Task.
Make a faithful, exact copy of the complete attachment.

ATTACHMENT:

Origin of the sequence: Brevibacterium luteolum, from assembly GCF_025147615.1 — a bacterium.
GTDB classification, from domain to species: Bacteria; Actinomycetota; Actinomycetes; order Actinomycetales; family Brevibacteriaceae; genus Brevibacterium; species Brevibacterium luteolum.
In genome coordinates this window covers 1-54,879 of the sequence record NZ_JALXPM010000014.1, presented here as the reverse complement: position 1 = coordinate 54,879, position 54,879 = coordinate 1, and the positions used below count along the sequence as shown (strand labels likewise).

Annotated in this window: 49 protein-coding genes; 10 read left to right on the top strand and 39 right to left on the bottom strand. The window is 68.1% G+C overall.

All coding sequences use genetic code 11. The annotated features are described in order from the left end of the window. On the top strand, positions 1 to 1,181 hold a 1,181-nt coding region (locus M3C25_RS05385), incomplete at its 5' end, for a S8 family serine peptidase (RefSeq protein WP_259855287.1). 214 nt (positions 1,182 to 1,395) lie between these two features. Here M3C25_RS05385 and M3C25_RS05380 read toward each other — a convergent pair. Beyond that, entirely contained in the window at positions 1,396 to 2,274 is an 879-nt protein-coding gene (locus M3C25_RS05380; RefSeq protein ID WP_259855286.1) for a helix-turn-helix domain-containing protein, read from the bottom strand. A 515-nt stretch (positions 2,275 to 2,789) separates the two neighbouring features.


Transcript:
Origin of the sequence: Brevibacterium luteolum, from assembly GCF_025147615.1 — a bacterium.
GTDB classification, from domain to species: Bacteria; Actinomycetota; Actinomycetes; order Actinomycetales; family Brevibacteriaceae; genus Brevibacterium; species Brevibacterium luteolum.
In genome coordinates this window covers 1-54,879 of the sequence record NZ_JALXPM010000014.1, presented here as the reverse complement: position 1 = coordinate 54,879, position 54,879 = coordinate 1, and the positions used below count along the sequence as shown (strand labels likewise).

Annotated in this window: 49 protein-coding genes; 10 read left to right on the top strand and 39 right to left on the bottom strand. The window is 68.1% G+C overall.

All coding sequences use genetic code 11. The annotated features are described in order from the left end of the window. On the top strand, positions 1 to 1,181 hold a 1,181-nt coding region (locus M3C25_RS05385), incomplete at its 5' end, for a S8 family serine peptidase (RefSeq protein WP_259855287.1). 214 nt (positions 1,182 to 1,395) lie between these two features. Here M3C25_RS05385 and M3C25_RS05380 read toward each other — a convergent pair. Beyond that, entirely contained in the window at positions 1,396 to 2,274 is an 879-nt protein-coding gene (locus M3C25_RS05380; RefSeq protein ID WP_259855286.1) for a helix-turn-helix domain-containing protein, read from the bottom strand. A 515-nt stretch (positions 2,275 to 2,789) separates the two neighbouring features.